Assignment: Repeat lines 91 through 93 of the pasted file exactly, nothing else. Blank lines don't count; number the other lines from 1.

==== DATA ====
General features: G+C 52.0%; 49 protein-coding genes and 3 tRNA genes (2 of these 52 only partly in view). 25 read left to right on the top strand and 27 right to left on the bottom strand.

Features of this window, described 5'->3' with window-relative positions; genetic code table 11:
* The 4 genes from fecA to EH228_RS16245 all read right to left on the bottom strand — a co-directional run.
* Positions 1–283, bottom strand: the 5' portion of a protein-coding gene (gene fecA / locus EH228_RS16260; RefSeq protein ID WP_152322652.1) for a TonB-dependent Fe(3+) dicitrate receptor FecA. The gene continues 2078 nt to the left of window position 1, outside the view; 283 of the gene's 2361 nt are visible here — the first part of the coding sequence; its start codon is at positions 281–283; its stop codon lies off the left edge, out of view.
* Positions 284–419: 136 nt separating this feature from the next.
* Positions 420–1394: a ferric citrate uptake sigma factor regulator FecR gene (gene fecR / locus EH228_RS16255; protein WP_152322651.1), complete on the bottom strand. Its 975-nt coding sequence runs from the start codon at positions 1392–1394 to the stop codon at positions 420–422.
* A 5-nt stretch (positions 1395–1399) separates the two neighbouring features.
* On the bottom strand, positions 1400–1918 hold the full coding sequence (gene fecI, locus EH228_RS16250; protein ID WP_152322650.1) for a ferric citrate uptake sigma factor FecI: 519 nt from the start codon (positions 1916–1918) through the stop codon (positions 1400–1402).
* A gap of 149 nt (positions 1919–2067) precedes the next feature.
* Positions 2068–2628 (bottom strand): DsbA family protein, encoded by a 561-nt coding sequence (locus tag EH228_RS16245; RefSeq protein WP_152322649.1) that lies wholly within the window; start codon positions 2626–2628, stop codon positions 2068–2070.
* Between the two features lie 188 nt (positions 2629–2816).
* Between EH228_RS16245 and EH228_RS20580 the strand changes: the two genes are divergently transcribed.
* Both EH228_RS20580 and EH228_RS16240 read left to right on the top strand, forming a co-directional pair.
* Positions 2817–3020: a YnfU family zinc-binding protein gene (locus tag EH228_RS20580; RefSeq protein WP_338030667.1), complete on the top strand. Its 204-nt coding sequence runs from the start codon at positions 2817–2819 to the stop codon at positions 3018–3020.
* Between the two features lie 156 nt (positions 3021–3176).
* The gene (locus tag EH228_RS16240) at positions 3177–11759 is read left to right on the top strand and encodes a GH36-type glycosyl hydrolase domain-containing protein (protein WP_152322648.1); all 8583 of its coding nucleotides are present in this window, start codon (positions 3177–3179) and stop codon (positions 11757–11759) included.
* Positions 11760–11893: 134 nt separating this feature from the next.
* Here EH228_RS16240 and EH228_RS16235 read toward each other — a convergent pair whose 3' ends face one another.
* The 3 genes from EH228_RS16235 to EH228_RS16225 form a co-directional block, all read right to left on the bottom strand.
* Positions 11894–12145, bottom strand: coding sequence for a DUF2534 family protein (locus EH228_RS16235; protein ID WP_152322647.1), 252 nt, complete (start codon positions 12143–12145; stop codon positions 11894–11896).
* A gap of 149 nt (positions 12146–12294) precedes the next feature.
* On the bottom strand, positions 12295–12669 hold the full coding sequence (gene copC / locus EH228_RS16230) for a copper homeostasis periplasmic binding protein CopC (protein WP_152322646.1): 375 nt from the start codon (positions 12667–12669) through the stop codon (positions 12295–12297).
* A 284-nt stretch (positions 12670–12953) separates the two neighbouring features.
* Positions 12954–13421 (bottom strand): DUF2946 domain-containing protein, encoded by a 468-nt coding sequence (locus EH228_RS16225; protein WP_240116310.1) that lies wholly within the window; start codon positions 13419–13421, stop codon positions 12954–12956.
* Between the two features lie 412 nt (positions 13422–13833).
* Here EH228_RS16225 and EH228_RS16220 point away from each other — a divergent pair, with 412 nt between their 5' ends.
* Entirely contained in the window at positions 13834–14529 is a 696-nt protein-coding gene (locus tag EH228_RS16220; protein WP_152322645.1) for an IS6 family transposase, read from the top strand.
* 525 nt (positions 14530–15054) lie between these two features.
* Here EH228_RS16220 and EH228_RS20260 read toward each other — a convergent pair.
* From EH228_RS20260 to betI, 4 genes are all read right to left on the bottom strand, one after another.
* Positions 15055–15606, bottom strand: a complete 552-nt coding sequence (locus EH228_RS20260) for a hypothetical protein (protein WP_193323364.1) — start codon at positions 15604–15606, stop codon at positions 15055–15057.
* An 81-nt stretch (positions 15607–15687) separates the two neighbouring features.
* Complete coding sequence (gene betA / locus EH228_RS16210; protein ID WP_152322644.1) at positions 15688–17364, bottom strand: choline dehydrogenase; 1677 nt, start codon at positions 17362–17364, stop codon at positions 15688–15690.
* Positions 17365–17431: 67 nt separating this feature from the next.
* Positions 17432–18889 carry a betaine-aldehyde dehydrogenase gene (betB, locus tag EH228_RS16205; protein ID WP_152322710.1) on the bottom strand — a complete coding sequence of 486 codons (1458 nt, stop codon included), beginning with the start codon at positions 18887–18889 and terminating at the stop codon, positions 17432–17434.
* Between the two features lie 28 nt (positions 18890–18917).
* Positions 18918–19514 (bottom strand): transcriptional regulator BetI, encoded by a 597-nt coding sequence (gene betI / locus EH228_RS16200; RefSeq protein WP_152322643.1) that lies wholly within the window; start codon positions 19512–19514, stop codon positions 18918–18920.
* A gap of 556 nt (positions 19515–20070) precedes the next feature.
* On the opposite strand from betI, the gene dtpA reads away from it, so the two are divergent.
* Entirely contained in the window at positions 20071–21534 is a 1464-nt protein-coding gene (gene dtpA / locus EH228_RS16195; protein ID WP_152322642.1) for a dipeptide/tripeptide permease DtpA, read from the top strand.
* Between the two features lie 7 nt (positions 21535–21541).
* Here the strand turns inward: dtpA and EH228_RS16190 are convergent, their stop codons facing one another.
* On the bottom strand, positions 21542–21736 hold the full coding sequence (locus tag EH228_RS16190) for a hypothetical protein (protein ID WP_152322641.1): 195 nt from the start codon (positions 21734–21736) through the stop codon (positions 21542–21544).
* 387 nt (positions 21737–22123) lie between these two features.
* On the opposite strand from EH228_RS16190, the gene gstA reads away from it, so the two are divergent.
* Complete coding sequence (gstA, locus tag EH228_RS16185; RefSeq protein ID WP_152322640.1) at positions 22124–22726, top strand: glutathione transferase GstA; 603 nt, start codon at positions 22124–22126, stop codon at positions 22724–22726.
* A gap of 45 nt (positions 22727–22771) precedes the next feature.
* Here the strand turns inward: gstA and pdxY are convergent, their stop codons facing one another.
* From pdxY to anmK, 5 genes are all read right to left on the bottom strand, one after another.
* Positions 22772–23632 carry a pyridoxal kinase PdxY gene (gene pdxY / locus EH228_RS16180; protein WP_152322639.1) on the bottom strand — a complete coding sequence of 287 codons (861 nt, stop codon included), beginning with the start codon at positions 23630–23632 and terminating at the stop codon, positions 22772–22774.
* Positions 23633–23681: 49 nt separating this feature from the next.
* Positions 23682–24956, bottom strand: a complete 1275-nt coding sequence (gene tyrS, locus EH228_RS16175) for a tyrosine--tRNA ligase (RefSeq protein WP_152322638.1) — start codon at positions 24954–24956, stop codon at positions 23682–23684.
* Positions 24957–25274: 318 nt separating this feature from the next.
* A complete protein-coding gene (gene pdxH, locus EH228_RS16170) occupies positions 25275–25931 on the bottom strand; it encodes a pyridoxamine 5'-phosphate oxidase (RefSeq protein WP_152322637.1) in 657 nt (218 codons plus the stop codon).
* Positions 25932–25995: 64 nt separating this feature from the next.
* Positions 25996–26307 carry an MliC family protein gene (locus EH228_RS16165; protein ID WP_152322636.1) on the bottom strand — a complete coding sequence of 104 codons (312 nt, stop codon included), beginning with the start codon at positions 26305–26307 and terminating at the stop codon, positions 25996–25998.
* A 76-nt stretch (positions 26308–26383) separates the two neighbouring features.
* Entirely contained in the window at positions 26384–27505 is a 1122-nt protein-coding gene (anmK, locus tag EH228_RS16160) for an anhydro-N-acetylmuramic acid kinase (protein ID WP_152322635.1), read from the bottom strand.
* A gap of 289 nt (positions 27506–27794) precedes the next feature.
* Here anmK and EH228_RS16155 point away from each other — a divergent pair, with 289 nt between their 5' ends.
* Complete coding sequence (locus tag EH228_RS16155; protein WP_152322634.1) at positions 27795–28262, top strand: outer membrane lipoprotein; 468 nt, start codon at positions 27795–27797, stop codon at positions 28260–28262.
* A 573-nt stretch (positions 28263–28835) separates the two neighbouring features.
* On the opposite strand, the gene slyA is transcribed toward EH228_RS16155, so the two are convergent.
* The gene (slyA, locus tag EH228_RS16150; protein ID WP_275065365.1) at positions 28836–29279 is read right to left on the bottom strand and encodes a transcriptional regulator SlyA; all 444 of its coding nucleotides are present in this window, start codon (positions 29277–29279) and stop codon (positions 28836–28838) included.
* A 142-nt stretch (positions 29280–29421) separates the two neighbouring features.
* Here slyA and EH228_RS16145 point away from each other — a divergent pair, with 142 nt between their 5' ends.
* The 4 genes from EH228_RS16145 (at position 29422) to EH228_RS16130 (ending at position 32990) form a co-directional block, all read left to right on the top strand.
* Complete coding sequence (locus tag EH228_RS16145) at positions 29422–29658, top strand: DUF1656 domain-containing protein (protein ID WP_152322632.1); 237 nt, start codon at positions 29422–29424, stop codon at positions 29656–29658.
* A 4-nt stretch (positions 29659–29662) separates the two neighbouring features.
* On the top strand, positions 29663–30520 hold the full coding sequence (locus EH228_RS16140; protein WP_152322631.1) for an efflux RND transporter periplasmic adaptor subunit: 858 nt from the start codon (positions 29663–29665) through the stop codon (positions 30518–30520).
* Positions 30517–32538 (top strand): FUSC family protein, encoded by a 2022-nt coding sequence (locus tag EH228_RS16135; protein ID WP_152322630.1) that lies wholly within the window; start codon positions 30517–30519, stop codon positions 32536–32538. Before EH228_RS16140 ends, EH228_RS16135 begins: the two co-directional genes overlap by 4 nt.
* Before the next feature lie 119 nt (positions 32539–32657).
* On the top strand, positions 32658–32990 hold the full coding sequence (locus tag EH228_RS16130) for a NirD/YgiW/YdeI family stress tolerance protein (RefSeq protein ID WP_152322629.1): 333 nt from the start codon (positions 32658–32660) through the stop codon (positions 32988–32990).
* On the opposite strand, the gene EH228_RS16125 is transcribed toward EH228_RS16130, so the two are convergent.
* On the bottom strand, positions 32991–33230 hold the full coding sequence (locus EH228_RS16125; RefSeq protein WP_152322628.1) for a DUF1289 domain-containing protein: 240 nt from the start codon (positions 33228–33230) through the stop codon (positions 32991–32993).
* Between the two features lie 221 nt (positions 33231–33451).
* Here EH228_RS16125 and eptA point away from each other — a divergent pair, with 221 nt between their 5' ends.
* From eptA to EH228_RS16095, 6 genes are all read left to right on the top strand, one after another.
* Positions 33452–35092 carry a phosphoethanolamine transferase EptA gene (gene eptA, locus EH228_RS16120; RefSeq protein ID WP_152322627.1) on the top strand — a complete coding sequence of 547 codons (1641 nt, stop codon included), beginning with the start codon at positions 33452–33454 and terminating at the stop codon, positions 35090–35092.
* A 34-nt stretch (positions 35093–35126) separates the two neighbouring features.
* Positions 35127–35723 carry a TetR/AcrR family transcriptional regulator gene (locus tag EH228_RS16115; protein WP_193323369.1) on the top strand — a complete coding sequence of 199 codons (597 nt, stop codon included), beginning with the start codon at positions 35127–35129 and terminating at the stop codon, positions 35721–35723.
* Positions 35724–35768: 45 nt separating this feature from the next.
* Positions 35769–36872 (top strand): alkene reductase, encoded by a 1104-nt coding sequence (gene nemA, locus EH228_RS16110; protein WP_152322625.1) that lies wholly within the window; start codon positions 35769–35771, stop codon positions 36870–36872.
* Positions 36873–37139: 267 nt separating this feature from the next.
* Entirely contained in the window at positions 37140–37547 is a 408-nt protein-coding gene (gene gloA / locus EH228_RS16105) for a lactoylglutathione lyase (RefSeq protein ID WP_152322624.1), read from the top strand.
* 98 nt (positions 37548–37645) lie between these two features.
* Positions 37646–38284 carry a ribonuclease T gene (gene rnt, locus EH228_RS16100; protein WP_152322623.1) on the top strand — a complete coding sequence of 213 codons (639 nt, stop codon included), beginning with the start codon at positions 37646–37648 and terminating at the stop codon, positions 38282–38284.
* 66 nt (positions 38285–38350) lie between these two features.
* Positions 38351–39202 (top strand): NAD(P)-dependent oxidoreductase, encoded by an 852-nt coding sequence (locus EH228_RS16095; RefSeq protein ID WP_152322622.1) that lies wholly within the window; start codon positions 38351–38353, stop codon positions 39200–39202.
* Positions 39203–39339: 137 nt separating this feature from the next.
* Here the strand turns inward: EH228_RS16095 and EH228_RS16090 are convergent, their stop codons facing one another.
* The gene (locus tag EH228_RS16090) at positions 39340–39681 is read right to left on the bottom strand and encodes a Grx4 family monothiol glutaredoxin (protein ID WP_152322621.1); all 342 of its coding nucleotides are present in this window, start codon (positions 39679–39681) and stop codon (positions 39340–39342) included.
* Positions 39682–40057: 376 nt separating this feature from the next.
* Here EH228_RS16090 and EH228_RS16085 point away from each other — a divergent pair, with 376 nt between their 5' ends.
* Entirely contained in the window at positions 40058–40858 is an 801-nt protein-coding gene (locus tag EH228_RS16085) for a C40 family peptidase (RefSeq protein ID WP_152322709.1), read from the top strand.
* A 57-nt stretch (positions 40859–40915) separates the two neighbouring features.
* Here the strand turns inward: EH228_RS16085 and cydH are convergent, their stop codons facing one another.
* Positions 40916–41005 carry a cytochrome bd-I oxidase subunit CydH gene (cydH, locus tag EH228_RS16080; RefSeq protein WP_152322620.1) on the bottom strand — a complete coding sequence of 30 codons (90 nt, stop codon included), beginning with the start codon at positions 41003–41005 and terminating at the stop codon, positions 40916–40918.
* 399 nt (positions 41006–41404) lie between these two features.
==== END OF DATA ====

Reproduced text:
* Here the strand turns inward: EH228_RS16095 and EH228_RS16090 are convergent, their stop codons facing one another.
* The gene (locus tag EH228_RS16090) at positions 39340–39681 is read right to left on the bottom strand and encodes a Grx4 family monothiol glutaredoxin (protein ID WP_152322621.1); all 342 of its coding nucleotides are present in this window, start codon (positions 39679–39681) and stop codon (positions 39340–39342) included.
* Positions 39682–40057: 376 nt separating this feature from the next.